June is the best month of the year because it’s also the gayest. In honor of pride month, I’ve compiled 21 of my favorite quotes about being queer/the gay community. Even if you don’t feel accepted by loved ones, the LGBTQIA+ community will always be there for you. Be proud and realize that tons of people love you exactly as you 🙂
1) “Openness may not completely disarm prejudice, but it’s a good place to start.”
–Jason Collins, a retired professional basketball player. In 2014, he became the first openly gay male athlete to play in U.S. professional sports.
2) “All young people, regardless of sexual orientation or identity, deserve a safe and supportive environment in which to achieve their full potential.”
–Harvey Milk, an American politician and the first openly gay elected official in the history of California, where he was elected to the San Francisco Board of Supervisors. After serving only 11 months in office, Milk was assassinated on November 27, 1978. He was acutely aware of this possibility and is even quoted as saying, “If a bullet should enter my brain, let that bullet destroy every closet door.”
3) “It takes some intelligence and insight to figure out you’re gay and then a tremendous amount of balls to live it and live it proudly.”
–Jason Bateman, actor and gay rights activist.
4) “It is revolutionary for any trans person to choose to be seen and visible in a world that tells us we should not exist.”
–Laverne Cox, a transgender woman, actress and LGBT advocate who became famous for her role of Sophia Burset in Netflix series, Orange is the New Black.
5) “I very much want to inject gay culture into the mainstream. It’s not an underground tool for me. It’s my whole life.”
–Lady Gaga. In 2009, the singer and gay rights activist came out as bisexual. However, in recent years, it’s possible that her sexuality has changed.
6) “I think being gay is a blessing, and it’s something I am thankful for every single day.”
–Anderson Cooper, award-winning journalist, television personality and author. In 2012, Cooper publicly came out as gay.
Continue reading “21 best LGBT quotes in honor of pride”
Is it possible for a gay person to be fully self-actualized while ascribing to the Christian faith? Is the phrase “gay Christians” inherently oxymoronic?
The Faith Diaries, a web series spin off of Lifetime’s “UnREAL” expertly challenges this dichotomy between Christianity and homosexuality. The series begins when Faith, a deeply religious woman, moves to West Hollywood with her more than best friend, Amy. These two women were raised in “God’s country” and lacked exposure to anything other than traditional, heteronormative relationships.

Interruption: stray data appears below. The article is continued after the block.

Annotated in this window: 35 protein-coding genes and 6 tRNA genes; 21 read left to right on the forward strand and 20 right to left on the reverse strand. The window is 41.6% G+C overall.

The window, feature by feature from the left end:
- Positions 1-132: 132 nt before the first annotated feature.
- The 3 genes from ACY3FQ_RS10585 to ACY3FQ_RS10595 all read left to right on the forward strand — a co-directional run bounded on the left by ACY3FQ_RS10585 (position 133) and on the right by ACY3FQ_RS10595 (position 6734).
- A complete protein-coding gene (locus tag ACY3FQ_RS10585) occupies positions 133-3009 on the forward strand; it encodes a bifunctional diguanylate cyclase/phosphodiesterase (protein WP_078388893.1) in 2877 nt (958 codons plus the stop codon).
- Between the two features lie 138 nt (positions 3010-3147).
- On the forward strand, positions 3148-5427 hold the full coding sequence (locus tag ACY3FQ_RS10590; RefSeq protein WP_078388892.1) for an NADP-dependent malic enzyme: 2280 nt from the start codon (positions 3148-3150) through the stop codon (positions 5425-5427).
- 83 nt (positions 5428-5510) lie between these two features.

This type of “God fearing” upbringing is common in the United States and up to 85% of lesbian, gay and bisexual people report being raised in a religion that is “homonegative.” The natural solution for many LGBT individuals is to either abandon their faith or to suppress their sexual orientation. The Faith Diaries refuses to accept that Christianity and homosexuality are mutually exclusive.
Breeda Wool, who plays Faith, describes the series to Out Magazine as “a story about one person’s relationship to God and their relationship to love and discovering that those two things are not at odds.” This series is unique because neither Christianity nor homosexuality is portrayed negatively. Far too often, mainstream media treats “religion as a problem, and only as a problem” while most Christian programming refuses to show homosexuality as natural. However, The Faith Diaries manages to explore Christian themes, such as forgiveness and love, without negating the importance of accepting your true self.
When Faith and Amy first arrive in Hollywood they are two reserved “simple country girls” struggling with internalized homophobia. Neither woman can even utter the term “gay” let alone refer to the other as “girlfriend.” They were conditioned to view homosexuality as sinful and any expression of same-sex love makes them deeply uncomfortable.
As the couple spends more time in Hollywood, they become infatuated with the freedom and vibrancy of the culture. “It’s like I’ve been living in this black and white world,” says Amy. “Now we’re out here and everything is in color.” Unfortunately, Amy experiences a kind of sensory overload that causes her to lose sight of her strict morality. She falls prey to the temptations of the big city and begins a relationship with another woman behind Faith’s back.
Continue reading “A Christian, Gay Positive Lesbian Love Story”